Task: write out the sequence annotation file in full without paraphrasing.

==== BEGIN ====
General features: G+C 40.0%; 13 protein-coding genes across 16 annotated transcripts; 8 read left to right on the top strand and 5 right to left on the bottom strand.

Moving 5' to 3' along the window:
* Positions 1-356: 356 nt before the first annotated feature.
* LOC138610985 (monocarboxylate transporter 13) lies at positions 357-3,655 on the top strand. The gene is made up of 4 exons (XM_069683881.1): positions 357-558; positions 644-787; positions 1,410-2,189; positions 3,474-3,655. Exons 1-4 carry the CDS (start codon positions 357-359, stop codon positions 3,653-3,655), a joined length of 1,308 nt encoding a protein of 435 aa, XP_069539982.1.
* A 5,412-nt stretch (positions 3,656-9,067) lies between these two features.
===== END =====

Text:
General features: G+C 40.0%; 13 protein-coding genes across 16 annotated transcripts; 8 read left to right on the top strand and 5 right to left on the bottom strand.

Moving 5' to 3' along the window:
* Positions 1-356: 356 nt before the first annotated feature.
* LOC138610985 (monocarboxylate transporter 13) lies at positions 357-3,655 on the top strand. The gene is made up of 4 exons (XM_069683881.1): positions 357-558; positions 644-787; positions 1,410-2,189; positions 3,474-3,655. Exons 1-4 carry the CDS (start codon positions 357-359, stop codon positions 3,653-3,655), a joined length of 1,308 nt encoding a protein of 435 aa, XP_069539982.1.
* A 5,412-nt stretch (positions 3,656-9,067) lies between these two features.